Isaac Asimov in Britain, June 1974

Isaac Asimov First Visit to Britain

50 years ago today I was lucky enough to see Isaac Asimov, one of the greatest science fiction authors of the 20th century, on his first visit to Britain. I wrote about this previously on my Astounding Science Fiction website, where you can see a detailed itinerary of Asimov’s trip. Most of his time was spent in London, but I saw him during his visit to Birmingham on Thursday 13 June 1974 (note that, by coincidence, today is also a Thursday).

At the time I was 16 years old, and had been reading SF (including numerous books by Asimov) for around three years. This was largely thanks to my mother, who had been a fan since before I was born. Around 6 months before Asimov’s visit, we’d discovered that Birmingham had a specialist SF bookshop called Andromeda, and that was where we found out about Asimov’s upcoming visit. It actually happened on a school day, but as I had an exam in the morning of the 13th (Chemistry O-level) it meant I had the afternoon free. Equally fortunately, my mother was able to get the day off work.

We actually went into Birmingham twice that day (we lived a 30-minute drive away): first, with one of my school friends in tow, to a book-signing session, and then (just my mother and me) to an evening lecture. The tickets for the latter are shown above, together with four copies of the souvenir booklet (two from the book signing and two from the lecture).

Needless to say, our book-signing of choice was the one at Andromeda, but prior to that we peeked in at an earlier signing session at a much larger general bookshop called Hudsons, which is where we caught our first glimpse of the great man. But it was in Andromeda a bit later that we actually queued up for autographs. Of the three of us, my mother went first, and when Asimov looked up and saw a respectable middle-aged woman – in contrast to all the scruffy young males that made up the bulk of SF fandom in those days – he did a double-take and then said “Oh, hello dear”. That not only made Mom’s day, but I think it was pretty much the high point of her life!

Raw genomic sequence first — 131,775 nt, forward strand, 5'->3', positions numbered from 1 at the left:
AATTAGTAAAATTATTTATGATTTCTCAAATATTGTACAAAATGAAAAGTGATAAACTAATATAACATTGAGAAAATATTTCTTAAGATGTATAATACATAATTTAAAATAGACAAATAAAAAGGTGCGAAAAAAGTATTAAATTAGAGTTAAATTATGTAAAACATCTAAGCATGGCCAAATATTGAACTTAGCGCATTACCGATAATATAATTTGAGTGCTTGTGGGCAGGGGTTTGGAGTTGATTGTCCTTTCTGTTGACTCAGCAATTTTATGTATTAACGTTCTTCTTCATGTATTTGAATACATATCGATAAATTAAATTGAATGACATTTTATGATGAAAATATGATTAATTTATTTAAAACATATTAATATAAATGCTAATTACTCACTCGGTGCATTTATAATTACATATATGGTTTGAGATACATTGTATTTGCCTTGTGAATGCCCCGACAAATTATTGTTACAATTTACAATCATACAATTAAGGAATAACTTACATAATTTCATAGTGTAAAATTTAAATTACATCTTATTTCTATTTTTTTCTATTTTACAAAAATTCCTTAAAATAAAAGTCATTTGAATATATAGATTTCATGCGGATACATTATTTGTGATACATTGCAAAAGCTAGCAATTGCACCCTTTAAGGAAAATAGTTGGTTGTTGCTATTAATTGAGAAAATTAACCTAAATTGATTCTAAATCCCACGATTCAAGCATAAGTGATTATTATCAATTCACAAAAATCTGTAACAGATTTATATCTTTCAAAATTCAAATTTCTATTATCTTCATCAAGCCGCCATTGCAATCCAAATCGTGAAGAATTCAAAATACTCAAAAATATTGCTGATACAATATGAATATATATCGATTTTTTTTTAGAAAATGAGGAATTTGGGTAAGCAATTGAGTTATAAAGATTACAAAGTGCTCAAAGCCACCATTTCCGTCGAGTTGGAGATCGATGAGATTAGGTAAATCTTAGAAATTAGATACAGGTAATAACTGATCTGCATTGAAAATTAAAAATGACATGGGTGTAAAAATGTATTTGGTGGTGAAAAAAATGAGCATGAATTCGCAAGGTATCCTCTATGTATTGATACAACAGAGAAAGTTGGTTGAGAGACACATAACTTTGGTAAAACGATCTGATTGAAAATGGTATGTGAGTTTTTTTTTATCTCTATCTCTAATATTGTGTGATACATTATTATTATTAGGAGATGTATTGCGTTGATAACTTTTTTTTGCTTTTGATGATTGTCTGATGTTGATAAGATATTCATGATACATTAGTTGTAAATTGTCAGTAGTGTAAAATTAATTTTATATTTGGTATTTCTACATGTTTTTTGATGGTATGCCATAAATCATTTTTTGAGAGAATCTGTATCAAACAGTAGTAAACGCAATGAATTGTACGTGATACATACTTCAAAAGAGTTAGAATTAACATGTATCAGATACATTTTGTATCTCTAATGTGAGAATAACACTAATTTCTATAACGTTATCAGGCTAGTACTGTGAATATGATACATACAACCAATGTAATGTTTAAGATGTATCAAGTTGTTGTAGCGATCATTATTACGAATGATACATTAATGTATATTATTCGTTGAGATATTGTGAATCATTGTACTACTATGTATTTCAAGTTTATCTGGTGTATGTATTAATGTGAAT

We actually got two autographs each, one in the souvenir booklet and one in a freshly purchased paperback book. My mother bought a new copy of The Caves of Steel, which I think was her favourite Asimov novel, while I got volume 3 of The Early Asimov, which had only just come out at the time. The latter includes the spoof article “The Endochronic Properties of Resublimated Thiotimoline”, which I discussed in detail in my book Fake Physics, where (just to show off) I included an image of the book open at Asimov’s signature. To show off a bit more, I’ll put the same picture at the bottom of this post.

The evening lecture took place at the Holiday Inn, and was organized and introduced by Dr Jack Cohen – a minor SF/pop-sci celebrity in his own right (looking at his Wikipedia article just now, I see that it says “he was one of the small group of British Mensans who persuaded science fiction author Isaac Asimov to visit the United Kingdom in June 1974”). Unlike Asimov, who I only ever saw that one time, I did see Jack Cohen on several subsequent occasions, most recently talking about his book What Does a Martian Look Like? at an event in London a few years before his death.

As for Asimov’s lecture, I retain several vivid memories of it, some of them distinctly trivial. I was struck by his strong New York accent, which wasn’t something I’d really come across before at that point (it was to become much more familiar a few months later, when the BBC began showing Kojak). I remember him saying that when he woke up after his first night in London and saw a Union Jack flying outside, he though “Aha, that must be the British Embassy”, before he realized where he was. He also complained that, although the hotel supplied plenty of towels, they didn’t provide a facecloth (which he referred to as a “washcloth”). Amazing what ridiculous things your brain chooses to remember after 50 years!

On more serious subjects, I remember him talking about environmental issues and non-renewable resources. This was the first time I ever heard the word “syllogism”, the example he gave being “Premise 1 – the Earth is finite. Premise 2 – we extract resources from the Earth. Conclusion – resources are finite”. He also described in some detail how, when Astounding Science Fiction magazine published a story about a nuclear fission weapon in 1944, its editor John Campbell received a national-security visit from the FBI (an incident I also recounted in my book Rockets and Ray Guns: The Sci-Fi Science of the Cold War). One thing that sticks in my mind is how at one point in this narrative Asimov wanted to say “confirmed”, but struggled for several seconds trying to recall the word. It’s gratifying to know that even the greatest writers are occasionally stumped for words!

Issac Asimov signed book